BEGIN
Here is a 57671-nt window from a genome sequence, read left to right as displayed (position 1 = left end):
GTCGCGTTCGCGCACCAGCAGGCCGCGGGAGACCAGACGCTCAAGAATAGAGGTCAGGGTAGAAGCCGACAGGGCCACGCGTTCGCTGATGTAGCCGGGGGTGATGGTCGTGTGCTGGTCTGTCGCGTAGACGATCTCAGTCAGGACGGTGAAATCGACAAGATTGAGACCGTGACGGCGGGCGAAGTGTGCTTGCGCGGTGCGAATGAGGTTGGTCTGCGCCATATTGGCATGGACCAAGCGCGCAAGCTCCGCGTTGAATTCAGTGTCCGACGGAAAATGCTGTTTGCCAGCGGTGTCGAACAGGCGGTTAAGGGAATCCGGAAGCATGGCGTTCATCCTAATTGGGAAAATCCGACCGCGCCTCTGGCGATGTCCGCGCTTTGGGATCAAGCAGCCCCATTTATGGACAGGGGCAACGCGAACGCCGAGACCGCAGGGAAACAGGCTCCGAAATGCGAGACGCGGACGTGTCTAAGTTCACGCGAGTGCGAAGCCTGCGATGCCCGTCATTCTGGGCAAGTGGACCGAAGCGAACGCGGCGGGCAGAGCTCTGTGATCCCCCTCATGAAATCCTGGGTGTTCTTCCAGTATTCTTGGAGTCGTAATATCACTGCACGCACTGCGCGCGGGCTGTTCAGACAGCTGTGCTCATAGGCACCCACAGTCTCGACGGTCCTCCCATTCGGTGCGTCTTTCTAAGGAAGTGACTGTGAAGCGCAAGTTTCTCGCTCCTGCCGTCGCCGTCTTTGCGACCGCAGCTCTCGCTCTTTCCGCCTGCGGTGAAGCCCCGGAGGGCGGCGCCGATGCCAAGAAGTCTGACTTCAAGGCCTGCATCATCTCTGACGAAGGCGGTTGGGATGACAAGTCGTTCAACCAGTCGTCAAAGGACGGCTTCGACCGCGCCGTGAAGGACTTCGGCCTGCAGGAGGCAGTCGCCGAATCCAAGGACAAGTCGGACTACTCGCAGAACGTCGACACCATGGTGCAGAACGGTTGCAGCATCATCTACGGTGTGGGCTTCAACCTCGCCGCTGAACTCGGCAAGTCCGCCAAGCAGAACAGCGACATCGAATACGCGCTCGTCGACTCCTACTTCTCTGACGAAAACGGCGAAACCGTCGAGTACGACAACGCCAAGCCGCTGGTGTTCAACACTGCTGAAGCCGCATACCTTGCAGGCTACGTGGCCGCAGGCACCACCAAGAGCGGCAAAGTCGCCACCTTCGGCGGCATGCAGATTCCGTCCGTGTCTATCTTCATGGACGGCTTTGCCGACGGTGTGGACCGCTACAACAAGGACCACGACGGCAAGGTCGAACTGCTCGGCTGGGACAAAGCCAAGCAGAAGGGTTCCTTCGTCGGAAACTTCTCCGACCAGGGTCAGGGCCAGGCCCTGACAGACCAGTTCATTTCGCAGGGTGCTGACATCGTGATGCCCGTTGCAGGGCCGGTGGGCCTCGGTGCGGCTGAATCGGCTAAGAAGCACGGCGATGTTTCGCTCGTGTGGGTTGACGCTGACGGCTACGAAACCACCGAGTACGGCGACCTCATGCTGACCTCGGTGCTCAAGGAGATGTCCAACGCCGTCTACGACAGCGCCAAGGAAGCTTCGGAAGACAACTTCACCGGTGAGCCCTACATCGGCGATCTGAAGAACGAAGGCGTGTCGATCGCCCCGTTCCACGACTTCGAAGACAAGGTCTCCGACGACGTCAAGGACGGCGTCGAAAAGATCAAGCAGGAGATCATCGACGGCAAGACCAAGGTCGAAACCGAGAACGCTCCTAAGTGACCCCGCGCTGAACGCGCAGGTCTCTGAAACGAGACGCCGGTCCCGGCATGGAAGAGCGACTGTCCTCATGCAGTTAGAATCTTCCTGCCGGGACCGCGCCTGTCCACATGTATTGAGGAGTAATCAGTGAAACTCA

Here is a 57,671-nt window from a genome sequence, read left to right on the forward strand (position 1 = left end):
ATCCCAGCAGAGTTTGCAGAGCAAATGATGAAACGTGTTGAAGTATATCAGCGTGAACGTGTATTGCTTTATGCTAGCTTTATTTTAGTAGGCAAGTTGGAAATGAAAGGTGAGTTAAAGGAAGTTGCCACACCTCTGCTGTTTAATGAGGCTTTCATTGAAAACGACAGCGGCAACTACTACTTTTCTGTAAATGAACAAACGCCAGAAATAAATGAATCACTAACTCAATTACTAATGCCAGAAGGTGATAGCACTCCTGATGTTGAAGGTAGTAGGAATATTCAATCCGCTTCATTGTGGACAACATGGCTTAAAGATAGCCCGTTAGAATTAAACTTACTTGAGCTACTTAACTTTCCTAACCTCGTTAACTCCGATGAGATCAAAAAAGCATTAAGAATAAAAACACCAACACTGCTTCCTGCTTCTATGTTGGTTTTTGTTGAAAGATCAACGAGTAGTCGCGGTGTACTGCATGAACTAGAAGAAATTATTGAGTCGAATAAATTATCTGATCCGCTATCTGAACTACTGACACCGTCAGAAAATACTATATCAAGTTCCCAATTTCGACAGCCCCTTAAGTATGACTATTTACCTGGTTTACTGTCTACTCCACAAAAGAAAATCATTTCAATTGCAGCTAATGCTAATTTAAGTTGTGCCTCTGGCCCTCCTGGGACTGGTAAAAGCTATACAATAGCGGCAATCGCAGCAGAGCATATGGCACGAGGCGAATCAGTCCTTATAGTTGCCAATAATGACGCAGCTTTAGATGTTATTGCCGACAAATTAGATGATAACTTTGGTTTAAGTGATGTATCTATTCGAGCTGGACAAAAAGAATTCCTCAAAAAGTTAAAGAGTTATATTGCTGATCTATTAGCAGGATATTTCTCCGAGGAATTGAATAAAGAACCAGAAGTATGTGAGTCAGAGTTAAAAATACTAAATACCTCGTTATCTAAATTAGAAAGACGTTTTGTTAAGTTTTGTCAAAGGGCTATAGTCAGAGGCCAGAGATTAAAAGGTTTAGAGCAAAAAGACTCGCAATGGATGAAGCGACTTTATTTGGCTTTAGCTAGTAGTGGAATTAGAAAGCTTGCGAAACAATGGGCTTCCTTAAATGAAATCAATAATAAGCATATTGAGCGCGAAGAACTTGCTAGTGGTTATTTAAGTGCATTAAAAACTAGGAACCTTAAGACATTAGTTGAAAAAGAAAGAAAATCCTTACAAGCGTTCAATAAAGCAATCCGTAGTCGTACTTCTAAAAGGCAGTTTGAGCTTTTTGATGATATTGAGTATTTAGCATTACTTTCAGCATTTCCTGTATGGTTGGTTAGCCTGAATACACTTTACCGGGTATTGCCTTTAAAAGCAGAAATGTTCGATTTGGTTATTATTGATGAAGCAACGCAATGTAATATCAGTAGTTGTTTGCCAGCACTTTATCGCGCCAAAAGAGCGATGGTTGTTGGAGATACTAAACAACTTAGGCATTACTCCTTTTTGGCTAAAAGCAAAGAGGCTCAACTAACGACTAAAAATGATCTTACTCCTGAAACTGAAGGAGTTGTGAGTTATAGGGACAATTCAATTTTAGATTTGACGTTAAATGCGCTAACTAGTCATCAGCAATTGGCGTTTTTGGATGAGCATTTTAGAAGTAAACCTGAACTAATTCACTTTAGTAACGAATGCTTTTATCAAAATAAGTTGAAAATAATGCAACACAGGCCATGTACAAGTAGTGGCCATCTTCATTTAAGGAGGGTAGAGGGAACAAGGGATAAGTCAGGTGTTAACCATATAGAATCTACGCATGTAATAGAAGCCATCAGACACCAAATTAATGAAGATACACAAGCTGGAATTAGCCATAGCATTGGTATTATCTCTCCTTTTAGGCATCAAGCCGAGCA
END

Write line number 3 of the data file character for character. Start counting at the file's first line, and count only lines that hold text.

Here is a 57,671-nt window from a genome sequence, read left to right on the forward strand (position 1 = left end):